CCA Florida, Duke Energy and the FWC are dedicated to the conservation of Florida’s coasts. Ingman Marine is a proud CCA Sponsor and we strive to help in any way we can. Our Placida dealership location Manager and Lead Sales Manager Mike Brimer, along with his son, helped joined in on the Redfish release to aid in the recovery efforts of the latest Red Tide bloom.
The Coastal Conservation Association, along with Duke Energy and the Florida Fish & Wildlife Conservation Commission partnered together to continue their Red Tide Recovery initiative. With the help of local volunteers, the Red Tide Recovery initiative was able to release 10,000 juvenile Redfish off of Port Charlottes shores on August 6th, 2019.
Gulf of Mexico Red Tide Devastation
In 2018, Red Tide killed off a large portion of the redfish population on the west coast. Because of this, early on, it was stated that redfish have become catch and release. At the publish date of this article, Redfish are still on the catch and release list for Pasco County all the way down to Collier Counties, Gordon Pass. For now, they will remain on the catch and release list until May 2020. Ingman Marine is so excited to help replenish this iconic fishery for our community.
The Red Tide Recovery initiative was launched post red tide devastation that occurred beginning in late 2017, throughout 2018 and into early 2019. This was one of the longest streaks of red tide that Florida has ever seen. To compare; a normal red tide bloom happens for a few days or months (at most) in late summer to early fall. This over year-long bout of red tide killed tons of local sea turtles, manatees, fish and other forms of sea life.
The 10,000 juvenile Redfish were between 7-8 inches and were all hatchery-reared to provide a better chance of survival than fingerlings. The Duke Maricultural Center located in Crystal River; Florida donated these fish to help the west coast continue red tide recovery efforts.
Since the launch of the Red Tide Recovery initiative, over 34,000 adult and juvenile Redfish have been released along the west coast of Florida. The heaviest hit areas by red tide have been given priority for the 34,000 released Redfish.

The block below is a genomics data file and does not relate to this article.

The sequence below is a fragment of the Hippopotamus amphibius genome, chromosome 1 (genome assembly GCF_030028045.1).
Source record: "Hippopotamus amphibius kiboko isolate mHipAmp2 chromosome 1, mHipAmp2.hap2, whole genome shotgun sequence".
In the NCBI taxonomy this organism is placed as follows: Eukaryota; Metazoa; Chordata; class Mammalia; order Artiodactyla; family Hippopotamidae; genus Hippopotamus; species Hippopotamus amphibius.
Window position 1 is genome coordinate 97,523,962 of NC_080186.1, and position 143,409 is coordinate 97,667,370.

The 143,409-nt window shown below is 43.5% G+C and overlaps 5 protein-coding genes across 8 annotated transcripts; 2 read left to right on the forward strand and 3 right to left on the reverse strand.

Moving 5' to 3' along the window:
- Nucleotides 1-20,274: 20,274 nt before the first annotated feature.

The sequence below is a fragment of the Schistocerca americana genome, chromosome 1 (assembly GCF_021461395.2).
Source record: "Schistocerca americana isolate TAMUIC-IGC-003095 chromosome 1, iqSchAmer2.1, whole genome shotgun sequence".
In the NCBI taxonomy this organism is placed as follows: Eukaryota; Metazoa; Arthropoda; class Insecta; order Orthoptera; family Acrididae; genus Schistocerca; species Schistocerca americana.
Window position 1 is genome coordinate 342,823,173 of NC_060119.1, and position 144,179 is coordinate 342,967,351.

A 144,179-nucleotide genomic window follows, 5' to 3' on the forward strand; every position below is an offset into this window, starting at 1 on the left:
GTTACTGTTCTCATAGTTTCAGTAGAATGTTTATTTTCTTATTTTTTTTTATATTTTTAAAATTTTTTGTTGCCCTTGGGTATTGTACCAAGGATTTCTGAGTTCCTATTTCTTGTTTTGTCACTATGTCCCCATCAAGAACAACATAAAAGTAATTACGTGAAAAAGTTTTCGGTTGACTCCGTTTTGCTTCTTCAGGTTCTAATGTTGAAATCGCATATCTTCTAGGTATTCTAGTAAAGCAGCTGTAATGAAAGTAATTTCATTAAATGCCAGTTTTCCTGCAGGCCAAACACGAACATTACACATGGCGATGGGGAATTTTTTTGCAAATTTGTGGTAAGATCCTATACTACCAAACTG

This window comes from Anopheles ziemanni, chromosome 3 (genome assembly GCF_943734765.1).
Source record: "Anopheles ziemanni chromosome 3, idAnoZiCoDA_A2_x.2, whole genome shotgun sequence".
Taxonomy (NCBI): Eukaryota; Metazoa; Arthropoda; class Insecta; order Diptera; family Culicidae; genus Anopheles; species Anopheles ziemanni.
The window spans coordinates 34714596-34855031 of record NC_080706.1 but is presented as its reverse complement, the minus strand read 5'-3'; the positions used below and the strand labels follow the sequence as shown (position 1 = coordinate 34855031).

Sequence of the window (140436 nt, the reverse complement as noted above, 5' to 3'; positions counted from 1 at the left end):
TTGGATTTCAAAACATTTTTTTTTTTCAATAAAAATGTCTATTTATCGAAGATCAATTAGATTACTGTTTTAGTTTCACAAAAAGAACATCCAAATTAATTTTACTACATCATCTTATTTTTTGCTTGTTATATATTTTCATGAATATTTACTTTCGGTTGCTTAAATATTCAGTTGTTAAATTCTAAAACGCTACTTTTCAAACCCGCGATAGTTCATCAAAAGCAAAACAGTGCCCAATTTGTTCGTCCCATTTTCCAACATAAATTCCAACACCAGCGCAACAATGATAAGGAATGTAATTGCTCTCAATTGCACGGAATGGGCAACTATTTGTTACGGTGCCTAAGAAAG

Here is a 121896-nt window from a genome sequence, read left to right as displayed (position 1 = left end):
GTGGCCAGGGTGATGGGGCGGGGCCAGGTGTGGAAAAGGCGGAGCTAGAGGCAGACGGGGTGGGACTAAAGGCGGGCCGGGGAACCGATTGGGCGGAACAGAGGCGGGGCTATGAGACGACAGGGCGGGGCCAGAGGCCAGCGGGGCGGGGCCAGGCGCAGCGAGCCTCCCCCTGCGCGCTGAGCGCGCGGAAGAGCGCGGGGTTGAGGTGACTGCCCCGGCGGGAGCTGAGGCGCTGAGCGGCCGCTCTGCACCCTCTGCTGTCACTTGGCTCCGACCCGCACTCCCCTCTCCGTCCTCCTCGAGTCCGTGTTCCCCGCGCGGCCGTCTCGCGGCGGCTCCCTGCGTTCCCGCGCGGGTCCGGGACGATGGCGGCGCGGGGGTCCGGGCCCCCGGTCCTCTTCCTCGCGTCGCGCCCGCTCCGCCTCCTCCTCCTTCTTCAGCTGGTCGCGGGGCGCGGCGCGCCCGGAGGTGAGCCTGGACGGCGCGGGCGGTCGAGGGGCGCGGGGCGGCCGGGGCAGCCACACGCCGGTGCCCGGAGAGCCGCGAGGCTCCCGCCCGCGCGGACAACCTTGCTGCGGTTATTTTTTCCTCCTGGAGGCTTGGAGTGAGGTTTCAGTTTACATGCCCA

The first initial release took place on Feb 5th in Pasco County. In March, more releases took place in Collier County, Pasco County, and Charlotte County. Since March, Redfish releases have continued along Florida’s west coast counties. In May, 8,000 juveniles were also released in the panhandle. The first 8 releases each included about 25-30 adult redfish and about 2,000 juveniles.
All specific locations have been determined by the biologists at the Duke Energy Maricultural Center. Various Locations have been chosen throughout 8 different counties. According to the CCA, releases only took place after the specified waters were identified, cleared of harmful levels of red tide.
Keep your eyes out for CCA’s next release near you by checking the CCA Website. Local volunteers are always welcome to join the releases.
Social Media Intiative
Along with the Red Tide Recovery initiative, the partners started the ‘Release them for Tomorrow’ social media initiative. The devastation to the redfish fisheries were so detrimental that species have been placed on the “Catch-and-Release Only” list.
The ‘Release Them for Tomorrow’ social media hashtag was also launched to spread awareness. The idea was for anglers to take photos with their catches and to post the hashtag ‘#releasethemfortomorrow’ along with the image. The fisherman would then release the fish back into the ocean. Hopefully, to see another day and to grow & thrive in the now clean west Florida waters.
New 2019 33' Grady-White Freedom 335 Dual Console with twin 350 Yamaha Four-Stroke. Available for Order!
New Pathfinder 2500 HPS Hybrid. 25' Bay Boat with Yamaha F300 Outboard. Available for Order.
Are you new to Florida? Are you interested in learning more about Redfish? Do you just want to join the social movement? Take a look at this Redfish Fishing Guide to learn more. We only ask that you take a picture with your catch, post it with the hashtag and then release them back into the water.